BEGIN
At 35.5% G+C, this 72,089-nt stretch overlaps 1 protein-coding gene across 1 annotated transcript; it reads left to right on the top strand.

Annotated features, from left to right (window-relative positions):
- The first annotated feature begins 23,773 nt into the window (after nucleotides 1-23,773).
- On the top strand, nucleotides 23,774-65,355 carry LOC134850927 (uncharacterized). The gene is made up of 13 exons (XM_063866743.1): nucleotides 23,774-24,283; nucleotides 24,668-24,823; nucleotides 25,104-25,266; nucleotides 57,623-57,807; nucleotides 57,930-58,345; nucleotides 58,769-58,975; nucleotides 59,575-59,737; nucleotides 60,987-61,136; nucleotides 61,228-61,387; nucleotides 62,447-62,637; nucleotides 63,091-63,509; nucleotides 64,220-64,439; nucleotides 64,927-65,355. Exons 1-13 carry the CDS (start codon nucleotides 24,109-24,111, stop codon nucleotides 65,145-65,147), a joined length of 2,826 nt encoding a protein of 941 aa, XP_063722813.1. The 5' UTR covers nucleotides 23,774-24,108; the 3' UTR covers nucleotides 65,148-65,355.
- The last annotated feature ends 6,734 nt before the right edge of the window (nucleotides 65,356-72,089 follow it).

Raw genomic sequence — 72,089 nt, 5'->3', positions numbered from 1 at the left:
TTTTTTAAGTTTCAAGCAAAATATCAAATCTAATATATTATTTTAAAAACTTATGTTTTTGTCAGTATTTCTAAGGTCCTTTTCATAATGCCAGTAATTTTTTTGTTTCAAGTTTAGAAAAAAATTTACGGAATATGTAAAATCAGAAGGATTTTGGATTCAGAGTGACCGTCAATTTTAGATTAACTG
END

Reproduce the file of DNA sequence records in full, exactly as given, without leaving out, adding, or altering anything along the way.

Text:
At 35.5% G+C, this 72,089-nt stretch overlaps 1 protein-coding gene across 1 annotated transcript; it reads left to right on the top strand.

Annotated features, from left to right (window-relative positions):
- The first annotated feature begins 23,773 nt into the window (after nucleotides 1-23,773).
- On the top strand, nucleotides 23,774-65,355 carry LOC134850927 (uncharacterized). The gene is made up of 13 exons (XM_063866743.1): nucleotides 23,774-24,283; nucleotides 24,668-24,823; nucleotides 25,104-25,266; nucleotides 57,623-57,807; nucleotides 57,930-58,345; nucleotides 58,769-58,975; nucleotides 59,575-59,737; nucleotides 60,987-61,136; nucleotides 61,228-61,387; nucleotides 62,447-62,637; nucleotides 63,091-63,509; nucleotides 64,220-64,439; nucleotides 64,927-65,355. Exons 1-13 carry the CDS (start codon nucleotides 24,109-24,111, stop codon nucleotides 65,145-65,147), a joined length of 2,826 nt encoding a protein of 941 aa, XP_063722813.1. The 5' UTR covers nucleotides 23,774-24,108; the 3' UTR covers nucleotides 65,148-65,355.
- The last annotated feature ends 6,734 nt before the right edge of the window (nucleotides 65,356-72,089 follow it).

Raw genomic sequence — 72,089 nt, 5'->3', positions numbered from 1 at the left:
TTTTTTAAGTTTCAAGCAAAATATCAAATCTAATATATTATTTTAAAAACTTATGTTTTTGTCAGTATTTCTAAGGTCCTTTTCATAATGCCAGTAATTTTTTTGTTTCAAGTTTAGAAAAAAATTTACGGAATATGTAAAATCAGAAGGATTTTGGATTCAGAGTGACCGTCAATTTTAGATTAACTG